Why Do I Want Hot Men to Punch Me?

Lately, I have found myself wanting to be punched. I don’t want to get in a fight, I have no interest in boxing, I just want to be punched.

For the past few months, whenever I encounter a man of a certain physique—that of a hulking chest, beefy biceps, and a jawline so square Pythagoras would blush—I get a craving to eat his hand, to be destroyed by his beautiful power. This isn’t a desire to penetrate or to be penetrated but is instead an inclination as simple as it sounds: I want to be punched.

This is atypical for me, as someone who once got spanked by a dom at a party and found it pleasant but boring. These body types are also respectable but boring, a commonplace in the gay male world that many a think piece has been written about. And, even though this physique is not mine, nor is it in my sexual atmosphere, men like Lee Pace, Henry Golding, Yahya Abdul-Mateen II turn me into Adventure Time’s Boom Boom Mountain, caught in complex feelings of desire and pain, feeling awkward and inadequate, as if I missed the lesson on how to properly have a (gay male) body. And, yet, here I am after thirtysomething years awaiting course after course of knuckle sandwiches.

This feeling isn’t unique to me – or gay men in general – as evidenced by online discourse from Brie Larson in Captain Marvel to queries for the kink curious. My guess is that this is a form of cute aggression, the feeling of wanting to squeeze something cute to death or, in this case, wanting someone who can deliver pleasure to deliver pain. Why do I want these men to punch me? Is this a nascent kink attempting a grand entrance into my sexuality?

And, yet, here I am after thirtysomething years awaiting course after course of knuckle sandwiches.

“This is a masochistic fantasy,” Sam Hughes, a PhD candidate in Social Psychology at the University of California, Santa Cruz, explained to me. Hughes studies kink, BDSM, and fetishes and finds a similarity between my situation and the lust for Resident Evil’s Lady Dimitrescu earlier this year: it’s a sexual attraction to the powerful, to escape one’s everyday world to be someone’s subordinate. “The feeling is common enough to become a meme,” he says. “People with these desires are psychologically healthy.”

Hughes pointed out that these thoughts could just be thoughts, a feeling that comes to mind without more meaning than a momentary desire for something different. But, if I did want to test out a kink? This is easy enough to do as BDSM communities are so vibrant and welcoming and normalized. Start slowly though, Hughes said, gauging comfort and safety, working with someone who is open and experienced. If you feel compelled to share with a partner, Hughes said these conversations can be really important and healthy – but know that your partner isn’t required to satisfy a person’s every sexual need, which is an opportunity to rethink how one’s relationship is structured.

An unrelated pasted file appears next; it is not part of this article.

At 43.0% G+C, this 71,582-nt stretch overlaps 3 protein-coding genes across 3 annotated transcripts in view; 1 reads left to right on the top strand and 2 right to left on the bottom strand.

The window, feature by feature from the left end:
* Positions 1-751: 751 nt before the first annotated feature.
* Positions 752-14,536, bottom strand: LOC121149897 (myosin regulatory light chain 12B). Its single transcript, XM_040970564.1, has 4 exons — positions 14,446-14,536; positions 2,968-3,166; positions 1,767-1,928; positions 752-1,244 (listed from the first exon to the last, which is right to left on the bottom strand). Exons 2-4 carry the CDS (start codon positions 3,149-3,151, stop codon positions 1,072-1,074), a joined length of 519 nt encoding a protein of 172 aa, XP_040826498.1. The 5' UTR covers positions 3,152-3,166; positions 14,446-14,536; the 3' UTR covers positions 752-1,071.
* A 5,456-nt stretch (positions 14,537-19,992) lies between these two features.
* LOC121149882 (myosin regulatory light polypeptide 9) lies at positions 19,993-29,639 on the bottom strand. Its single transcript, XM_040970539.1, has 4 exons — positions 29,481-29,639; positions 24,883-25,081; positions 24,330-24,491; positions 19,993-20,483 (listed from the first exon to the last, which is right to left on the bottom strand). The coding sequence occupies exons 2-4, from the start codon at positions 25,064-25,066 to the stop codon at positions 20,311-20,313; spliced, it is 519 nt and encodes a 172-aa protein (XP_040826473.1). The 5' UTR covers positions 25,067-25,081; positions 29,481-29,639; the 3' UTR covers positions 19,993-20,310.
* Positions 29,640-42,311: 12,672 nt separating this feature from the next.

It’s a sexual attraction to the powerful, to escape one’s everyday world to be someone’s subordinate.

The thing to be mindful of, Hughes noted, is to manage one’s intersections. “You’ll find folx who have strong feminist commitments who have sadomasochistic desires – and they can feel stigma,” Hughes said. Shame from a kink can arise from one’s personal convictions or personal history colliding with sexuality, translating one’s wanting a punch from a hot person into the reason why one feels terrible about themself. “Folx experiencing turmoil should reach out to a kink-aware therapist,” Hughes said. 

This is interesting because, at first, my desire seemed nontoxic and silly, a little something to say as a joke in a text for friends to share and laugh about. But, in sitting with this desire, a sort of intellectual hangover from my wanna-be-punched emerged: the feeling is followed by a sadness, that their body is not my body, that I am inadequate and terrible and should be unlovable because I will never be them. This, it seems, is a problem.

Yahya Abdul-Mateen II, displaying a watch sexily.

“Same-sex attracted men are in a unique position,” Mike Parent, PhD, an Associate Professor at UT Austin with a psychology private practice who studies gender, sexuality, and behaviorial health, told me. “There’s a component of body image, to look a certain way. That creates a pressure on people to look a certain way, and that way is generally conforming to a classist and racist standard.”

Even if I intellectually believe and practice and amplify body positivity, a situation like mine is an example of lust for another man’s body getting tangled with lust to have another man’s body. The desire for a punch could be a seeking to be made more meaningless, degraded, perhaps even to have manifestations of homophobia enacted on my body. Parent suggested traditional gender roles and the stereotypes of such relationships being a driver here. “We look back in history and see spousal abuse as something to aspire to,” he said. Even though I live a queer life, the conditions of society at large still have a hold. 

Parent added to be mindful of what you look at, whether you’re actively seeking out so-called muscle men or if they’re jumping out at you. It takes two to tango – and the Internet and media are hardly the only culprits. “This is the first time in history where we have size diverse and trans models,” he said. “It’s all about what one is choosing to view.”

The punching, it seems, has been a Trojan horse this whole time. “Come for the painful pleasure,” my brain seems to say. “But leave with the feeling of worthlessness.” Fortunately, this feeling is hardly unique. Whether or not that’s comforting is entirely another problem.♦

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